Stone Town

Zanzibar is still the best-kept secret in the Indian Ocean, with fascinating history and magnificent beaches. An archipelago made up of Unguja and Pemba Islands and several islets, Zanzibar is located some 40 kilometers from the Tanzanian coast. The archipelago is characterized by beautiful, sandy beaches with fringing coral reefs, and the magical Stone Town – said to be the only functioning ancient town in East Africa.

On our first trip to Stone Town, we wandered the narrow streets of the old town and lost all sense of where we were.  We meticulously picked out landmarks to return to, only to find that appearances shifted in the changing light that filtered through the warren of houses, compounds and alleyways, and the distinctive features of landmarks became blurred.

Stone Town - Zanzibar
Stone Town – Zanzibar

Certainly the best way to explore Stone Town is to walk, and preferably, to get lost. While the city may not have a particularly romantic name, Stone Town is the old cultural heart of Zanzibar, little changed in the last 200 years. Built when Zanzibar was one of the most important trading centres in the Indian Ocean, it is a place of bustling bazaars, mosques and grand Arab houses whose original owners vied with each other over the extravagance of their dwellings. It’s narrow, twisting streets and criss-crossed by serpentine alleyways that unexpectedly open out onto semi-ruined squares alive with food vendors, hawkers and, at night, crowds of people enjoying coffee on the stone barazas.

These thick benches of solid stone are built into the walls around courtyards or flank the heavy doors of the townhouses. Zanzibari people loll about on the warm, smooth cement benches, gossiping, playing games of bao or cards, or simply idling away a long afternoon with a nap. In the rainy season, when torrents of water, sometimes laced with rubbish, male walking down the streets of Stone Town uncomfortable and even hazardous, the barazas outside the house provide a useful elevated pavement, and pedestrians jump from one to the next in an attempt to keep their feet dry.

The town features once-grand palaces and public buildings dating back to the sultanate period of the early 19th Century, now – sadly-rather run-down and ill-repaired. However, several buildings have been renovated and the Stone Town Conservation Authority has been established to coordinate the restoration of the town to its original magnificence. The former Nasur NurMohammed Dispensary and The House of Wonders are superb examples of how imposing this type of architecture can look after a little tender loving care.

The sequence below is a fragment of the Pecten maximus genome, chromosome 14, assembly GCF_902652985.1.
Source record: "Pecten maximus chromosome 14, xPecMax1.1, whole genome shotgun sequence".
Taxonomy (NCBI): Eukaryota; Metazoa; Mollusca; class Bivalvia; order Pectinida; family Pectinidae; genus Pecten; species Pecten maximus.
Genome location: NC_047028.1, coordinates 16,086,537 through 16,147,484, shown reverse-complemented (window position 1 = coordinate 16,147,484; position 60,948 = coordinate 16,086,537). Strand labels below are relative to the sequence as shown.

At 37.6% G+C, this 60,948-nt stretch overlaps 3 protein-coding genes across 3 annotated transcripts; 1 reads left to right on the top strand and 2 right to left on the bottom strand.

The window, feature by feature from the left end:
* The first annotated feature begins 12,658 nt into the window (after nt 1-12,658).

The infrastructure for visitors to Stone Town has improved considerably in recent years. There’s now a wide range of accommodation, from basic backpackers to luxurious hotels in restored atmospheric mansions, decorated with exquisite Zanzibar antiques. There’s also a good selection of restaurants serving the best of Swahili food, some local and international bars, and even the odd Internet café. Fortunately, none of these changes have intruded on the atmosphere of Stone Town, and a lot of thought has been put into how to modernize the town without is showing. Today, Stone Town remains a wonderfully authentic crumbling ruin of a place with a sweaty, broody atmosphere. Visitors expecting some sort of historic theme park will be disappointed thought, as Stone Town remains somewhere to explore rather than tour.

Five fast facts about Stone Town

  • The Town has 50 mosques and four Hindu temples.
  • The House of Wonders is one of the first buildings in East Africa to have electricity and is Stone Town’s oldest existing building.
  • Musician Freddie Mercury was born there Farrokh Bulsara on 5th September 1946.
  • The Town is the starting point for a Spice Tour to the surrounding countryside – an opportunity to see a side of Zanzibar other than old houses and beaches.

For many years the Town was a major centre for the slave trade. Slaves were obtained from mainland Africa and traded with the Middle East. The Anglican Cathedral is built on the site of a former slave market. Some of the holding cells still exist.

Source: ‘The Art of Ink’ magazine, Volume 6 2009

Build Your Trip

With the power to specify your travel dates, the number of travelers in your party, and your preferred destinations, we’ve made it incredibly convenient for our travel consultants to curate the perfect expedition for you.

Elephant’s Eye Tented Camp, Hwange National Park, Zimbabwe

JENMAN Select & The Rise of ZIMBABWE

Being a specialist on the ground as a tour operator and running Hideaways’ eco-lodge Elephant’s Eye, Hwange, we are witnessing a lot of change in the country. In 2019, the company celebrates 21 years, a reason as good as any to present a refreshing look

Hippos, Wildlife, Zimbabwe

Zimbabwe FAQ’s with Garth

This is our final part of the Zimbabwe questions & answers section … We hope you have been enjoying all the news about Zimbabwe and we hope that this has answered all your queries. Thanks to everyone who has asked us questions, encouraged travel to

aye aye middle finger

The Creepy Middle Finger AYE AYE

Red gleaming eyes, a black bushy tail, and a middle finger that seems to defy the rules of nature… where can you find this harbinger of gloom and doom? Why, in Madagascar, of course! The Aye Aye is a species of lemur and is the

Adapting to the new Guided Groups Safaris Travel Environment

Guided Group Travel

Have you been wondering what group safaris will look like once the travel bans are lifted? New environments call for adaption. We wanted to let you know how we are preparing for our guests to return to Africa. In March 2020, we amended our policies

Need Help?

Get in touch with our experienced consultants, dedicated to curating your ideal African safari. Let us guide you towards the perfect destination, ensuring your trip is nothing short of extraordinary.

JENMAN African Safaris

Stay Connected